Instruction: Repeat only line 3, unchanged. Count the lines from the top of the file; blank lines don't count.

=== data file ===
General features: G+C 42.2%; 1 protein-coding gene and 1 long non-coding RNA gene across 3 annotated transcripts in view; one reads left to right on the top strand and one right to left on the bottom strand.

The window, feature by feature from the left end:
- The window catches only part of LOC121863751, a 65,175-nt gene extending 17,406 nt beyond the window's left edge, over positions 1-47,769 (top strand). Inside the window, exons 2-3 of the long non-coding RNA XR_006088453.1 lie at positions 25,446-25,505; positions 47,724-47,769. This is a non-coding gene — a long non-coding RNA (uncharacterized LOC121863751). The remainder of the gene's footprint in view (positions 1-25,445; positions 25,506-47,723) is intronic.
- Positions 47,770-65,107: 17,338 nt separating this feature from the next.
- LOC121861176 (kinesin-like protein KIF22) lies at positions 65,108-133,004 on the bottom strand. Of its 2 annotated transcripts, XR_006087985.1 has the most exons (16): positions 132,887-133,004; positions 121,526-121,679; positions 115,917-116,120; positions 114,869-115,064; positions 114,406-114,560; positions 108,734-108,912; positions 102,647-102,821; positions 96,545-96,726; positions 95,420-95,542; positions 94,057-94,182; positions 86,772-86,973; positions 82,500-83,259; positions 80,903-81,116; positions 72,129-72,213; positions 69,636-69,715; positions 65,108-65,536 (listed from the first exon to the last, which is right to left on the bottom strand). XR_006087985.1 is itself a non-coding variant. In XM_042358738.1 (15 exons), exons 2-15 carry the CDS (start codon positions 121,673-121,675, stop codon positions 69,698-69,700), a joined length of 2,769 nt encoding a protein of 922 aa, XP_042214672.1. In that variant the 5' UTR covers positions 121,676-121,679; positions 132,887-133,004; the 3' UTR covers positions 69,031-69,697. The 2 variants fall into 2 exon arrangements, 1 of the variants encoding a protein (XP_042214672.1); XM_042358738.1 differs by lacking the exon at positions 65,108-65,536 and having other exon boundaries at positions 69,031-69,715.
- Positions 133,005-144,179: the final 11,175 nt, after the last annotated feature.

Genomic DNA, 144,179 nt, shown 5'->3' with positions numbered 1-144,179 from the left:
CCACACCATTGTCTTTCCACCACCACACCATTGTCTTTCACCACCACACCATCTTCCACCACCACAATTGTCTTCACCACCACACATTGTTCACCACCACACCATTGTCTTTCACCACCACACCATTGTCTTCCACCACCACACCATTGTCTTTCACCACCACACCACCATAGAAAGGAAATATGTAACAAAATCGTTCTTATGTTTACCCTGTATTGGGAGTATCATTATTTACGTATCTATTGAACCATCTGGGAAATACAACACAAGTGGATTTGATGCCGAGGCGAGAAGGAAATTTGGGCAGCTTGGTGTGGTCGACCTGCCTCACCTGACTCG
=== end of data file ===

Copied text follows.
- The window catches only part of LOC121863751, a 65,175-nt gene extending 17,406 nt beyond the window's left edge, over positions 1-47,769 (top strand). Inside the window, exons 2-3 of the long non-coding RNA XR_006088453.1 lie at positions 25,446-25,505; positions 47,724-47,769. This is a non-coding gene — a long non-coding RNA (uncharacterized LOC121863751). The remainder of the gene's footprint in view (positions 1-25,445; positions 25,506-47,723) is intronic.